Closer to home, the Markit Flash U.S. Manufacturing PMI decreased from 57.3 to 56.3. Despite the slight easing in July, manufacturing activity continues to grow at relatively decent rates. Through the first seven months of 2014, the top-line index has averaged 55.9, stronger than the 53.5 average noted for 2013 as a whole. The July data show both new orders (down from 61.7 to 59.8) and output (down from 61.0 to 60.4) growing at a healthy paces, albeit with some deceleration for the month. Yet, hiring growth remains more modest (down from 53.8 to 52.1) and export sales (down from 50.9 to 50.6) were just barely growing, suggesting that there remains room for improvement.

Flash data give us an advance estimate of manufacturing activity incorporating “approximately 85% of the usual monthly survey replies,” with the final PMI data for the month released on August 1.

Chad Moutray is the chief economist, National Association of Manufacturers.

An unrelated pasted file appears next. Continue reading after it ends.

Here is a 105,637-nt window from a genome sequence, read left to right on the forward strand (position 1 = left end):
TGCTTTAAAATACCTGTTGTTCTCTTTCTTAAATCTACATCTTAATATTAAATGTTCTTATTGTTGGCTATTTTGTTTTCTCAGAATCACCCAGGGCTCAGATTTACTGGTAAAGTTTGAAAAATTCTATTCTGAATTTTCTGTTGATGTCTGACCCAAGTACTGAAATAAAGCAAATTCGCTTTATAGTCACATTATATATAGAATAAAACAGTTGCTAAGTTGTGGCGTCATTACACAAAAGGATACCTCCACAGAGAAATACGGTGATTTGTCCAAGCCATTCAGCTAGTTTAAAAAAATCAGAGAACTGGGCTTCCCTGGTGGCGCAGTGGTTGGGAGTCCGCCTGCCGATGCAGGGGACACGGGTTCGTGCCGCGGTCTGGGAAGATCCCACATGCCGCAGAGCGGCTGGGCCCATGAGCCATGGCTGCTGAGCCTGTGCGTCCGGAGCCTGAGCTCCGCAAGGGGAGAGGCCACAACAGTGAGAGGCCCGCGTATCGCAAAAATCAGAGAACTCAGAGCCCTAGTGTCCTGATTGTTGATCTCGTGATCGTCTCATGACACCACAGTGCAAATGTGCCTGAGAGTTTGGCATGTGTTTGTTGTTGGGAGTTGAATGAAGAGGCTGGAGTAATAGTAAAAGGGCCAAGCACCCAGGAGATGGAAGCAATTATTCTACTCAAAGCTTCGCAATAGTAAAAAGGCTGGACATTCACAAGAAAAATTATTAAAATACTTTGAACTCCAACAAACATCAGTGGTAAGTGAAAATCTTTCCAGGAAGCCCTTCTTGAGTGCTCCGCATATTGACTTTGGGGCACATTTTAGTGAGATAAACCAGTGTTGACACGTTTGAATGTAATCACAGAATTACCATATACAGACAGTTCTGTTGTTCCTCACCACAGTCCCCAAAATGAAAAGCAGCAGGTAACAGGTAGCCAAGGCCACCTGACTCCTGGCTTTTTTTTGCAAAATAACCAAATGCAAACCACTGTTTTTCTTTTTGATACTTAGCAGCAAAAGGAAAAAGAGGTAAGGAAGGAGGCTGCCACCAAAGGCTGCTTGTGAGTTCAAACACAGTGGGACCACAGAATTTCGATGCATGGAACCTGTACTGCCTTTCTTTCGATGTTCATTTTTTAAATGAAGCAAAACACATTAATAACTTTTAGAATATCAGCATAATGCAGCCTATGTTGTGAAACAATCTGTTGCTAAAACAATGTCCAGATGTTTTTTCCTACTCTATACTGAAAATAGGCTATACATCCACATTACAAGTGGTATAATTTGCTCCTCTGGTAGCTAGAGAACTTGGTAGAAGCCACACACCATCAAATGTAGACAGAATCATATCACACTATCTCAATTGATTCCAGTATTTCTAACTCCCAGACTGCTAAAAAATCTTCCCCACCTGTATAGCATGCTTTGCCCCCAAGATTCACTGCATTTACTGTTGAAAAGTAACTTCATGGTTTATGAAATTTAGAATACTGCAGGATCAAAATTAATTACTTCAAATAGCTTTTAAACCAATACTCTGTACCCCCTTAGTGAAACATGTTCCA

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Richmond Fed: Manufacturing Activity Expanding at a Modest Pace

The Richmond Federal Reserve Bank said that manufacturing activity grew at a modest pace, expanding for the fourth straight month. The composite index of general business conditions edged slightly higher, up from 4 in June to 7 in July. Note that historical data in the Richmond Fed survey were revised in this edition to reflect new seasonal adjustments.

Despite the improved top-line figure, the underlying data were largely mixed. The biggest positive was hiring, with the employment index up from 4 to 13. This was the fastest pace of hiring growth since December, which was encouraging. Wage (up from 12 to 16) and shipments (up from 2 to 3) were also higher. Yet, new orders (5) expanded at the same pace, and both capacity utilization (down from 7 to 4) and the average workweek (down from 5 to 3) decelerated somewhat for the month.

Still, manufacturers in the Richmond Fed’s district were mostly upbeat about the next six months, with forward-looking measures increasing in July for many indicators. For instance, new orders (up from 27 to 34), shipments (up from 24 to 36), capacity utilization (up from 18 to 29), employment (up from 12 to 19) and capital expenditures (up from 18 to 19) were all higher, with each suggesting relatively healthy paces of growth.